Custom chip vendor Barefoot Networks dips its toes in the water, Intel takes the whole schmear
Chipzilla smacks lips with eyes fixed on the cloud biz
Intel is acquiring custom network chip maker Barefoot Networks in a broadside that just might rattle arch-rival Broadcom.
Founded in May 2013, Barefoot Networks specialises in programmable silicon and lays claim to the first end-user programmable Ethernet switch in the form of Tofino and its uninspiringly named successor, Tofino 2.
The switches themselves are programmed using the P4 language, a protocol independent platform to specify how a switch should process packets. It's a step beyond the software-defined networking (SDN) model.
Tofino 2 is aimed squarely at hyperscale data centres, and capable of processing packets at up to 12.8Tbps in 7nm process technology. The Protocol Independent Switch Architecture (PISA) used by the gear coupled with P4 support means network architects can tinker with designs as fashions and workloads change in the industry.
Modestly, Barefoot Networks reckons its tech can be applied anywhere from hyperscale cloud to service provider networks, enterprise and high-performance compute.
Which, of course, is where Intel comes in.
Chipzilla has defined interconnect as one of its six technology pillars (pillars that include security, but not "stop leaving buggy microcode in the chips").
The emborgment of Barefoot Networks and its expertise in cloud network architectures therefore makes sense. Intel's current range of network chippery does not come close to the flexibility afforded by Barefoot, leaving customers forced to work with silicon that would be great if only it did that one specific thing.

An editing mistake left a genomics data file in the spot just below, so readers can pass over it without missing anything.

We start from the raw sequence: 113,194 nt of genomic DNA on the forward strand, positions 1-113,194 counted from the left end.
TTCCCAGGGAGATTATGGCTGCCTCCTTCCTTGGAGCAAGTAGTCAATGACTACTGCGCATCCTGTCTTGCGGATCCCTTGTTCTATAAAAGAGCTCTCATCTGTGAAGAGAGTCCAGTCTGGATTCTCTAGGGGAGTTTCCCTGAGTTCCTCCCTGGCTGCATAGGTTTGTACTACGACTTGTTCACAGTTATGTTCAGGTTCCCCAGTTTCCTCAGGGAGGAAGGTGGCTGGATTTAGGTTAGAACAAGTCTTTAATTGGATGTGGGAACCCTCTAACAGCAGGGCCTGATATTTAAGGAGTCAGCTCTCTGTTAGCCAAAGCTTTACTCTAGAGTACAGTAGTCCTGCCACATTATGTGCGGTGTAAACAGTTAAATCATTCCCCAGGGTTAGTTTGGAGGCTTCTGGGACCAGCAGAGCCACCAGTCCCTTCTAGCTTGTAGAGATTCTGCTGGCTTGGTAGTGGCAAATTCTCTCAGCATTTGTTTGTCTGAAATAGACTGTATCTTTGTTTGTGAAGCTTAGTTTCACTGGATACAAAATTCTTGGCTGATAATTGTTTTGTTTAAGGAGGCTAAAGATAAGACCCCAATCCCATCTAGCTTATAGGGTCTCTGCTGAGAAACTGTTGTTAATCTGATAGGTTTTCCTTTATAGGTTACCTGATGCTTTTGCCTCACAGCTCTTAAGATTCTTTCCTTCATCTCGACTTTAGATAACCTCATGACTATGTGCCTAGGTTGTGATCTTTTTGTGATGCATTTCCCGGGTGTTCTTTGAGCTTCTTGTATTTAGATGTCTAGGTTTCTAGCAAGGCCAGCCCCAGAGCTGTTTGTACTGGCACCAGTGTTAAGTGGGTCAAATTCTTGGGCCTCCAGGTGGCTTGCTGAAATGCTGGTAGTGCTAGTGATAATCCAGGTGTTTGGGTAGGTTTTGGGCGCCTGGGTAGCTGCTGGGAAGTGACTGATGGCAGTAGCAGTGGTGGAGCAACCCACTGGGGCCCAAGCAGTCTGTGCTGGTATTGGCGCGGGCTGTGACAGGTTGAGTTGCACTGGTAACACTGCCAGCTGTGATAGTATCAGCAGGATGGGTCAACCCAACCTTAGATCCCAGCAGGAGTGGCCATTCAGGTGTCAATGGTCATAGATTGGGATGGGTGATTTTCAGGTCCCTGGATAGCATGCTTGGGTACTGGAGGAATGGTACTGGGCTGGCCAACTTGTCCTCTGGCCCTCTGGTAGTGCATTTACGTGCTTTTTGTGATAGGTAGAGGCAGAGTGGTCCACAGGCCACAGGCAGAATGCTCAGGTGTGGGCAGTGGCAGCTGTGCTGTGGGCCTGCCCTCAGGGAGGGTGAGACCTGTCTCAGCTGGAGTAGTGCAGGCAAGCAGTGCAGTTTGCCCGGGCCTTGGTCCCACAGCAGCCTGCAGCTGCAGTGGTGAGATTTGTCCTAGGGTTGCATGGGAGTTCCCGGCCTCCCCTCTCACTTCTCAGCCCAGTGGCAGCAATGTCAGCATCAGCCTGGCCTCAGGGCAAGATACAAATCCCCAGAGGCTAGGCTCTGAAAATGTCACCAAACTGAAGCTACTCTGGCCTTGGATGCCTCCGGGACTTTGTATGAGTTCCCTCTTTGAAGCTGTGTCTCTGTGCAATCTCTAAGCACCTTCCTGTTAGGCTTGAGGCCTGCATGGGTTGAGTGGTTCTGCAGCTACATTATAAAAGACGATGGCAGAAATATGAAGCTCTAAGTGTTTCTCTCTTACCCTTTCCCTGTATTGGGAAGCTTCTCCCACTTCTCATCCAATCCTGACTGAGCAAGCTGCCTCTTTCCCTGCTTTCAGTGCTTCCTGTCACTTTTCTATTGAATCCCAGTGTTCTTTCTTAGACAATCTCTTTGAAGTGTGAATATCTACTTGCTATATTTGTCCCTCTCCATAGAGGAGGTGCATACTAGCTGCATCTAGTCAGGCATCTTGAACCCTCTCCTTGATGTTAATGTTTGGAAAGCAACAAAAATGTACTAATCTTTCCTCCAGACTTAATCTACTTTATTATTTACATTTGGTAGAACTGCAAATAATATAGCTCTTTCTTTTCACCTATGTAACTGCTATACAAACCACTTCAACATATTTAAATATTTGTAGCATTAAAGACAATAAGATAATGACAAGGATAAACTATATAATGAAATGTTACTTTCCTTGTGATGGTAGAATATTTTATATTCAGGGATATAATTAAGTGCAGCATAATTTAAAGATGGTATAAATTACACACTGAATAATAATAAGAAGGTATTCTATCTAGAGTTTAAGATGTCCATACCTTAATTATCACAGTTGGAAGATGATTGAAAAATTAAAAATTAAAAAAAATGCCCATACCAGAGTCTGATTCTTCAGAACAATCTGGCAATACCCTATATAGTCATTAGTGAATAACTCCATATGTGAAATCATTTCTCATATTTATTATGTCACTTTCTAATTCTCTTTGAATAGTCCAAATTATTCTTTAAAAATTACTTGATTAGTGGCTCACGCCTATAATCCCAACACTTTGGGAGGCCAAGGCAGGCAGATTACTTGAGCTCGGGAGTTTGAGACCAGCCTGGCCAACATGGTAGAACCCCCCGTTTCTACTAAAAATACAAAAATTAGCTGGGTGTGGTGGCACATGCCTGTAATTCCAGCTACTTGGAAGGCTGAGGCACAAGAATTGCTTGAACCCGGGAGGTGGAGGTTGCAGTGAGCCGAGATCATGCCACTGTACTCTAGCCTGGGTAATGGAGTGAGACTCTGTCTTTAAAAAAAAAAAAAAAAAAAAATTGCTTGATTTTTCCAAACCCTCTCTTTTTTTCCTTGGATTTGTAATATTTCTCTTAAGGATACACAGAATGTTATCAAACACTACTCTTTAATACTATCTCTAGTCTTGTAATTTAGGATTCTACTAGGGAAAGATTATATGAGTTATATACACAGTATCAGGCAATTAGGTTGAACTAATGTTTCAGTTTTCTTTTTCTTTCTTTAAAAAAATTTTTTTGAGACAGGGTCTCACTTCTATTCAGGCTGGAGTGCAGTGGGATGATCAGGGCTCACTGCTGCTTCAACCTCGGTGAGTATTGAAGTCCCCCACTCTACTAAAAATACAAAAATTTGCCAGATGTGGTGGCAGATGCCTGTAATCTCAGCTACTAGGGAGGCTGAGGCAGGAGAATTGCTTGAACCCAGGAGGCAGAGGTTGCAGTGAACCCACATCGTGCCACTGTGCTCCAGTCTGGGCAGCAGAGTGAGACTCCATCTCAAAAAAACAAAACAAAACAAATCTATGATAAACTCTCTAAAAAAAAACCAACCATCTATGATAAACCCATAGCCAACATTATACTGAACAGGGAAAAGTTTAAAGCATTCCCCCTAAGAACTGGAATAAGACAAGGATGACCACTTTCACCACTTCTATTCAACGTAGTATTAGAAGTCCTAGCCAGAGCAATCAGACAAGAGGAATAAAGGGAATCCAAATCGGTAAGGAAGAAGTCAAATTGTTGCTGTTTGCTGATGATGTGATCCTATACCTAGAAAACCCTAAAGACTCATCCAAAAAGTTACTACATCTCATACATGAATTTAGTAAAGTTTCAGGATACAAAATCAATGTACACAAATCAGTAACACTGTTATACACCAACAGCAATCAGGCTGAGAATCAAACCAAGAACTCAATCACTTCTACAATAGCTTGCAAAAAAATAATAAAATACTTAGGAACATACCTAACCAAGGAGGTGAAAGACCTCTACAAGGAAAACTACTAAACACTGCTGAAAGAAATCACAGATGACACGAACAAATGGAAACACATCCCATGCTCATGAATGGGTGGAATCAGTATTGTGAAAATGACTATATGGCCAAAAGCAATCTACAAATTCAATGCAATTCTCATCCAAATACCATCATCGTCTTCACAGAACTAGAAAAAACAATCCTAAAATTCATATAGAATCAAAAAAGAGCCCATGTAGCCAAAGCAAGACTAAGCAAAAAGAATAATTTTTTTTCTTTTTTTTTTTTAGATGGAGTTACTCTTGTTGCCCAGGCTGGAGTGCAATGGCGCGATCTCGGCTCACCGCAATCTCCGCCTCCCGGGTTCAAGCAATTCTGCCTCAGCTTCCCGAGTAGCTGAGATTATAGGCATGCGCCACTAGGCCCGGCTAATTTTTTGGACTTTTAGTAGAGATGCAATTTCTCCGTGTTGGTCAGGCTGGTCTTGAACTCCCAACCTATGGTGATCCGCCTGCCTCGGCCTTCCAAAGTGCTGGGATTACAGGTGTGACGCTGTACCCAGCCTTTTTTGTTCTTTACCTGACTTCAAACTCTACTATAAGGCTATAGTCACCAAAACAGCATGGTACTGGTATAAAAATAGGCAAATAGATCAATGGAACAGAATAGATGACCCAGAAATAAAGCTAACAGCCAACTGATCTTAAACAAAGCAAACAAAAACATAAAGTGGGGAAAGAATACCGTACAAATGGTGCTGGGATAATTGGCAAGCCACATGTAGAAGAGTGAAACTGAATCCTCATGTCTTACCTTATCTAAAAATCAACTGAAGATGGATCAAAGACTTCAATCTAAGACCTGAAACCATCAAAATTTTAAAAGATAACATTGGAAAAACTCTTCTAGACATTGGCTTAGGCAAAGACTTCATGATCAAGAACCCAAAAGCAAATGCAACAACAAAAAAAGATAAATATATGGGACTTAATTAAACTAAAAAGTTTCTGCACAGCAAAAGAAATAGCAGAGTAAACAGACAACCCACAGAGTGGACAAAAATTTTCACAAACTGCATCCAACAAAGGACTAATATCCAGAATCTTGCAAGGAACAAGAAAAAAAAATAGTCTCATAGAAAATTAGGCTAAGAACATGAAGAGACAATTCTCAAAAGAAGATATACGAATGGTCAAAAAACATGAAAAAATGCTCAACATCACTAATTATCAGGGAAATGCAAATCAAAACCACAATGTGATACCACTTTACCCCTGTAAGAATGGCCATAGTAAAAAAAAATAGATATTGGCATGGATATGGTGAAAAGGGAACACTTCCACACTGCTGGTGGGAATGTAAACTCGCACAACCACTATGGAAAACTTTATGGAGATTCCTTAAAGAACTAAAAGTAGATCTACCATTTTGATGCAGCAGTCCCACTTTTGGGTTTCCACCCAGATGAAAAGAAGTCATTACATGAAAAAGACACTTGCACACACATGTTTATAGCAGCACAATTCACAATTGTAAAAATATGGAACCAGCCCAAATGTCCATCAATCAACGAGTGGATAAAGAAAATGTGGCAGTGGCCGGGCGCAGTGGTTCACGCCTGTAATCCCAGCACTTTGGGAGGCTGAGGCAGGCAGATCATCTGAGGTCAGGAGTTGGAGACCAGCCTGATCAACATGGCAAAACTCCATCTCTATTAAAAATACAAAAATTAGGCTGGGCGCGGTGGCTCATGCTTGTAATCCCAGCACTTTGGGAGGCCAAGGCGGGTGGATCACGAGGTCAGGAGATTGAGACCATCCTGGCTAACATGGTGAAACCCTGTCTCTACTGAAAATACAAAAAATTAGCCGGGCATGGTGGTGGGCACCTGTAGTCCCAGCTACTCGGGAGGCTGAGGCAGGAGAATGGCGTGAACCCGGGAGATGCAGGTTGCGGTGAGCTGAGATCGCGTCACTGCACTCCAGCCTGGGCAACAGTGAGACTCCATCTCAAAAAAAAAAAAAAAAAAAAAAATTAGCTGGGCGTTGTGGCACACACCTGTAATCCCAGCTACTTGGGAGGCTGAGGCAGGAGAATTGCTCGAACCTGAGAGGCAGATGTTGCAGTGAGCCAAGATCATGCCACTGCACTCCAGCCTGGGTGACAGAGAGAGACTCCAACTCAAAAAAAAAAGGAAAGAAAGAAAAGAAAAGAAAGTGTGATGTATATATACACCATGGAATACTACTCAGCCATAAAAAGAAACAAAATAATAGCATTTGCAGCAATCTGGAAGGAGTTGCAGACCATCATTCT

Certainly, the data centre market has been a tough one for Intel, with the chip giant reporting a drop in Data Center Group revenues for the quarter ended 30 March 2019 to $4.9bn from $5.2bn for the same period in 2018.
As well as programmable network chips, Santa Clara-based Barefoot also sells network packet monitoring software. Its product line is rounded out by P4Studio, a development environment for coding and debugging P4 applications aimed at the company's ASICs.
The deal is expected to close by Q3 2019 and while no figure has been disclosed for the acquisition, the company has trousered more than $155m over the last six years in funding. The likes of Tencent, Alibaba, Google and Hewlett Packard Enterprise have all had a dabble.
Currently attempting to tempt punters at Cisco Live US 2019, the Barefoot gang is currently led by Dr Craig Barratt, not to be confused with Craig Barrett, who held the position of CEO at Intel from 1998 to 2005.
Barrett finally stepped down from the board in 2009, Chipzilla will hope that a mere vowel change in the form of Barratt will usher in a return to those halcyon days. ®
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